Dec 02, 2013
Since this post is right after Thanksgiving with the title Fully Loaded I’m sure many of you are still stuffed from all of the good food I trust you had over Thanksgiving, and hoping this isn’t about food! No worries, it’s about something much more exciting… cost accounting!
Recently, I was working with one of my clients who we recently updated his costing rates for allocation of overhead. He is thrilled to have accurate numbers again. We updated his rates a few years back, but unfortunately, he did not have all the help he required to keep things functioning the way we had intended. We are now getting him back on track which is an exciting thing for all of us! The other day he called me asking about a fully loaded rate. He said for his quoting he wants to make sure he is including his general and administrative (G&A) expenses also.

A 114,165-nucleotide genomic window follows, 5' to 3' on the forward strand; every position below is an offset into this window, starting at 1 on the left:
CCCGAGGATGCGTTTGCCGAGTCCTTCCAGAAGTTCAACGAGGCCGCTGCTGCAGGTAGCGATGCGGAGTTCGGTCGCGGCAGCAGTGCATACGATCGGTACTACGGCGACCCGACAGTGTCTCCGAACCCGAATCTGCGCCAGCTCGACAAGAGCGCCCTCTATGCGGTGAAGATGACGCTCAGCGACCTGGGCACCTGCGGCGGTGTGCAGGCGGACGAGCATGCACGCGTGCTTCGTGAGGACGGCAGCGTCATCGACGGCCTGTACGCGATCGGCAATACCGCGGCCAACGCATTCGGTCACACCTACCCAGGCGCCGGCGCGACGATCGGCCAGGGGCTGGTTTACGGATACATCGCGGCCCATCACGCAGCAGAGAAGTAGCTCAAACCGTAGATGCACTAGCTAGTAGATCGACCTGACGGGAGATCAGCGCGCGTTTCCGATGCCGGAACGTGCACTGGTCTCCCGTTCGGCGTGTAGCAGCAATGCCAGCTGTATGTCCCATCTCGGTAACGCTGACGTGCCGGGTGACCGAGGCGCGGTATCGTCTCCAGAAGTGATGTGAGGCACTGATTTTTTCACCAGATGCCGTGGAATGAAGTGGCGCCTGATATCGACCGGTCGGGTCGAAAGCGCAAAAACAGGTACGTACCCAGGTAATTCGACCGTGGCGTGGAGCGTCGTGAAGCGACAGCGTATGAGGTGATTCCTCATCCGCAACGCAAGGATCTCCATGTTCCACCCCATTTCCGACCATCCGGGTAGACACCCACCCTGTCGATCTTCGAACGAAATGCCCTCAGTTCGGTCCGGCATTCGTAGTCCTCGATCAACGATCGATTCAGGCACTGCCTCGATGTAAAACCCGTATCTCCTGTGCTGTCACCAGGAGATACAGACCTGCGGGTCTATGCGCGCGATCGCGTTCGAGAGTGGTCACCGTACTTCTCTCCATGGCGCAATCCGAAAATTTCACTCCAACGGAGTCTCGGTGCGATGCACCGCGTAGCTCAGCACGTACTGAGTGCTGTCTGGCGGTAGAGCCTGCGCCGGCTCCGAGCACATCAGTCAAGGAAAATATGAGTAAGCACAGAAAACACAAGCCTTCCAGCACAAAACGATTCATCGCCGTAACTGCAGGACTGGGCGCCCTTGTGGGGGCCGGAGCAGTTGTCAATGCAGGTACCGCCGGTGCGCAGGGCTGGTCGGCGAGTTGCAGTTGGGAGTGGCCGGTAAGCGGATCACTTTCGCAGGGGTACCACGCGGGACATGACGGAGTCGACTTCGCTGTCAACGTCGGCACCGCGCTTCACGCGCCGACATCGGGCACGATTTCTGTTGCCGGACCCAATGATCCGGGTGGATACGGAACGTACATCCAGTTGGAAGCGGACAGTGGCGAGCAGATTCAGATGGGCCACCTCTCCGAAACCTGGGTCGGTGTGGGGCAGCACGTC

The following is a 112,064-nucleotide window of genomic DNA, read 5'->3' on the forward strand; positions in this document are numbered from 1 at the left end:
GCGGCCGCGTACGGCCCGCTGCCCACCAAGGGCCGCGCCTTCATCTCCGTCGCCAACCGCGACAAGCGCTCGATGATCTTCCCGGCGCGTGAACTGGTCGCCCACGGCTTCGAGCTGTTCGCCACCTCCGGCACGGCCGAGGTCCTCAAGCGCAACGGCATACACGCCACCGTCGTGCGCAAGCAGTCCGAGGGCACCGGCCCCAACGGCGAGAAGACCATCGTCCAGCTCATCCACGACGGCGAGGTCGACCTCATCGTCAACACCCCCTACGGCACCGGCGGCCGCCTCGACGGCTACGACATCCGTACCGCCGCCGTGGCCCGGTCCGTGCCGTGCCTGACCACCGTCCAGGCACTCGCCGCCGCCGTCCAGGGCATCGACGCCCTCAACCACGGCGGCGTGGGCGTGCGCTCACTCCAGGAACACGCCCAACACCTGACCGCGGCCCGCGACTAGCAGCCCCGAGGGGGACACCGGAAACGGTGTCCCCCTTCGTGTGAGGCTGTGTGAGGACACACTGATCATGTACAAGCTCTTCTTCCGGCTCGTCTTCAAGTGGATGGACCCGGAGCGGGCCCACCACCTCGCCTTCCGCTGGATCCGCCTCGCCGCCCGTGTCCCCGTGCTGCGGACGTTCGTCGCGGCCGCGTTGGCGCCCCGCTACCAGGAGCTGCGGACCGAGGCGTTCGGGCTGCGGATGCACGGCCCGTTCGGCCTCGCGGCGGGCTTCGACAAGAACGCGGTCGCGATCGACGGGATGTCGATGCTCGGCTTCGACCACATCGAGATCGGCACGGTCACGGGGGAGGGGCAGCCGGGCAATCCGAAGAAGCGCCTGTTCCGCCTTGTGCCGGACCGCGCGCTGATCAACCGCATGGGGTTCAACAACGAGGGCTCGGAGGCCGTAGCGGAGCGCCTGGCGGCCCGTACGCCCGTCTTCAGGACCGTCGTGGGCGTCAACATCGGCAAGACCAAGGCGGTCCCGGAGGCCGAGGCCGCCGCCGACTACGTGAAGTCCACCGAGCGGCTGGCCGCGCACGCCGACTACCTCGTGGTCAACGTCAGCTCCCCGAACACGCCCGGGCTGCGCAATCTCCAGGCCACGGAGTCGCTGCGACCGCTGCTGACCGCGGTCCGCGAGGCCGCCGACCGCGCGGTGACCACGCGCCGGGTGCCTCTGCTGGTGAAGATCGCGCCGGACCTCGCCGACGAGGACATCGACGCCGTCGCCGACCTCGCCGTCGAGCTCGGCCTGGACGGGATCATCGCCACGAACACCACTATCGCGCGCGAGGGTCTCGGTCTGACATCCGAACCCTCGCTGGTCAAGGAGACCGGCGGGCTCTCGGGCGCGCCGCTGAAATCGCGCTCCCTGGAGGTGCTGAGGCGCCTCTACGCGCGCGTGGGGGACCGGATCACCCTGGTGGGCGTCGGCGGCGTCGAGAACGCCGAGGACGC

I explained him that there are a few different ways we could make sure we are covering all of his costs, not just the overhead and direct expenses for quoting. One such way would be to look at each cost and create a fully-loaded rate in the same systematic process used to determine the original allocation rates. This would be more precise and would only be used in quoting purposes not cost recovery purposes. For his intentions though I do not feel this is worth the extra effort.
Another way is to just look at the G&A expenses in total and compare that to the total machine hours to formulate a percentage to use in quoting. This of course is not as precise, but it is effective and for his purposes I think is the best option. However, we would need to consider updating the percentages if the production changes dramatically since more production would have more hours to spread over the costs.
Have you used any different methods for allocating G&A for a fully loaded rate? If so what have you used and was it effective and efficient for you?
It is important to consider all of the costs of running your business when quoting on jobs, if you are not recovering all of your costs you will not stay in business very long. I’m excited how far this client has come in going from hardly understanding why we would even need to do costing, to now wanting to make sure he has a fully loaded rate!
Categories: Cost Accounting